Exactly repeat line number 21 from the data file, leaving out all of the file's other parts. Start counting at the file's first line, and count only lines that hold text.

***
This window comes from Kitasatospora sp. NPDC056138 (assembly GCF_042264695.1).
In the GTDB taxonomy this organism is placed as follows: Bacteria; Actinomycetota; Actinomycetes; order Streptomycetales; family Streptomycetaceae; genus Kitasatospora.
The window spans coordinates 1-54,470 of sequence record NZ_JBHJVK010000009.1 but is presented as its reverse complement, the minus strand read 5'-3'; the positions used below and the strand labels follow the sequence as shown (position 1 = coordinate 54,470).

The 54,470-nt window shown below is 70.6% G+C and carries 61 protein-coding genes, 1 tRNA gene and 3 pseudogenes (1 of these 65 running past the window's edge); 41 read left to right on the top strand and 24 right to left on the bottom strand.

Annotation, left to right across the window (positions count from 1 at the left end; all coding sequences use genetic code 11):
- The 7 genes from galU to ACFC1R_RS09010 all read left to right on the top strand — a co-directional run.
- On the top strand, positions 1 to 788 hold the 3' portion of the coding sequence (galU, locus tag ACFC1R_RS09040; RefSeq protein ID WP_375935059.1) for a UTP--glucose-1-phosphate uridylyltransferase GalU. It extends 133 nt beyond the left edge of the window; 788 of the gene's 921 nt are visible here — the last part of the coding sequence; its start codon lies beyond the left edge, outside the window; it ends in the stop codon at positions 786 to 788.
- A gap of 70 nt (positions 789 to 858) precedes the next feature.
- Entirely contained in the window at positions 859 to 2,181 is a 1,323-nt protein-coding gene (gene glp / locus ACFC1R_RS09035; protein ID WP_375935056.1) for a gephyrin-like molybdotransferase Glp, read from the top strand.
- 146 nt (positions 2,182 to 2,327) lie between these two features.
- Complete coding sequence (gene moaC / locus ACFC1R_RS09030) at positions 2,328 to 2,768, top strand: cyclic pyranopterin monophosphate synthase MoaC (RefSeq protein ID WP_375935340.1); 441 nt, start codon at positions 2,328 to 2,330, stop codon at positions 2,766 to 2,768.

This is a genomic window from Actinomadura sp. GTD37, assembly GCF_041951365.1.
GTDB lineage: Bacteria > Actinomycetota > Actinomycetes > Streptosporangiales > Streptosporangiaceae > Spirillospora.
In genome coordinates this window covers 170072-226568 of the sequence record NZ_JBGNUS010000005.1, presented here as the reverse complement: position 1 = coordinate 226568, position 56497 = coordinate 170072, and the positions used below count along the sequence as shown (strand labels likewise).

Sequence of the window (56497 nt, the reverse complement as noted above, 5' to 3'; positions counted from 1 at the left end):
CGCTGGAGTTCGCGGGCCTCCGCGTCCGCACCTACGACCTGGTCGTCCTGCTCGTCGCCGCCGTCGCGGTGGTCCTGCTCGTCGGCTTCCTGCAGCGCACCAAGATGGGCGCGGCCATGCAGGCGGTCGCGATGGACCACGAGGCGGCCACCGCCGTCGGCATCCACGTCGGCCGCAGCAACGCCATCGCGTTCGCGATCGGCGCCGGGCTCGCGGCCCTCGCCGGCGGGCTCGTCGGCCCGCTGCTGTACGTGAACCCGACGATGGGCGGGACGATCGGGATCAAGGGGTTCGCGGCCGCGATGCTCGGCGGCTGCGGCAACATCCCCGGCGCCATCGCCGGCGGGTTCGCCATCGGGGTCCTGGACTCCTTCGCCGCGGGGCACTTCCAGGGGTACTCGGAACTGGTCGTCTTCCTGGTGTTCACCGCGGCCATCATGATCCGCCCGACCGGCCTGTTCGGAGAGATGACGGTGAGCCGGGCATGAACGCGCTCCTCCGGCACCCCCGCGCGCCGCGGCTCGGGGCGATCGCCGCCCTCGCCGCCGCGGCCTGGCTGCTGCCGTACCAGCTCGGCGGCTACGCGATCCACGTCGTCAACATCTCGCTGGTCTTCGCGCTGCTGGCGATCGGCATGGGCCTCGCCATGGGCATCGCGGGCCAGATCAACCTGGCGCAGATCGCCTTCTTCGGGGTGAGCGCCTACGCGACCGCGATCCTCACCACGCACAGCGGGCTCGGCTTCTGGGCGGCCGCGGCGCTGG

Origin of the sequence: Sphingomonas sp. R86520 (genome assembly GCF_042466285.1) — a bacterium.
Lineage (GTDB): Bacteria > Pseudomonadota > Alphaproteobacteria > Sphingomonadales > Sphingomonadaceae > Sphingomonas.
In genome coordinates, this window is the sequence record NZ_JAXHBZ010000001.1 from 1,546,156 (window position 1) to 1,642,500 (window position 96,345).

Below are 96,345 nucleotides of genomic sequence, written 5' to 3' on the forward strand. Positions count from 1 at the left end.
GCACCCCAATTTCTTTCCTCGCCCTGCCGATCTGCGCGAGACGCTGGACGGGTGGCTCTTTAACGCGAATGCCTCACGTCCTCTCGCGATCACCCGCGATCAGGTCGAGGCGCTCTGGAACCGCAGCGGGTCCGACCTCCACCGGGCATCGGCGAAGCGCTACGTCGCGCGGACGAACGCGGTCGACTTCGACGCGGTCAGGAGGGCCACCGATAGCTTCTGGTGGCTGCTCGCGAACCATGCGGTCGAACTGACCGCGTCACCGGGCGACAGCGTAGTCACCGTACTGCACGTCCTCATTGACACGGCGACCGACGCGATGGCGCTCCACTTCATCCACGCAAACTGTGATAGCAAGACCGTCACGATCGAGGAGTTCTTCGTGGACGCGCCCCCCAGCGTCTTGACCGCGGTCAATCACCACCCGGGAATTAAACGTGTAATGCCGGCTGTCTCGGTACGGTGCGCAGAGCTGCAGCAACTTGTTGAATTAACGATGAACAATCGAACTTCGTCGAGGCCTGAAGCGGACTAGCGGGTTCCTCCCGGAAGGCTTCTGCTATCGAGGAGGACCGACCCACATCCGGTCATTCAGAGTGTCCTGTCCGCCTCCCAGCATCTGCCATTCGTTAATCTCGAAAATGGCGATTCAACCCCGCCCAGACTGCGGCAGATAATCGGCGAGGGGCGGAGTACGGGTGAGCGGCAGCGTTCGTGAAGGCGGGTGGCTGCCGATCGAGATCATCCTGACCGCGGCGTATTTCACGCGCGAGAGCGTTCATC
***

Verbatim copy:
GCACCCCAATTTCTTTCCTCGCCCTGCCGATCTGCGCGAGACGCTGGACGGGTGGCTCTTTAACGCGAATGCCTCACGTCCTCTCGCGATCACCCGCGATCAGGTCGAGGCGCTCTGGAACCGCAGCGGGTCCGACCTCCACCGGGCATCGGCGAAGCGCTACGTCGCGCGGACGAACGCGGTCGACTTCGACGCGGTCAGGAGGGCCACCGATAGCTTCTGGTGGCTGCTCGCGAACCATGCGGTCGAACTGACCGCGTCACCGGGCGACAGCGTAGTCACCGTACTGCACGTCCTCATTGACACGGCGACCGACGCGATGGCGCTCCACTTCATCCACGCAAACTGTGATAGCAAGACCGTCACGATCGAGGAGTTCTTCGTGGACGCGCCCCCCAGCGTCTTGACCGCGGTCAATCACCACCCGGGAATTAAACGTGTAATGCCGGCTGTCTCGGTACGGTGCGCAGAGCTGCAGCAACTTGTTGAATTAACGATGAACAATCGAACTTCGTCGAGGCCTGAAGCGGACTAGCGGGTTCCTCCCGGAAGGCTTCTGCTATCGAGGAGGACCGACCCACATCCGGTCATTCAGAGTGTCCTGTCCGCCTCCCAGCATCTGCCATTCGTTAATCTCGAAAATGGCGATTCAACCCCGCCCAGACTGCGGCAGATAATCGGCGAGGGGCGGAGTACGGGTGAGCGGCAGCGTTCGTGAAGGCGGGTGGCTGCCGATCGAGATCATCCTGACCGCGGCGTATTTCACGCGCGAGAGCGTTCATC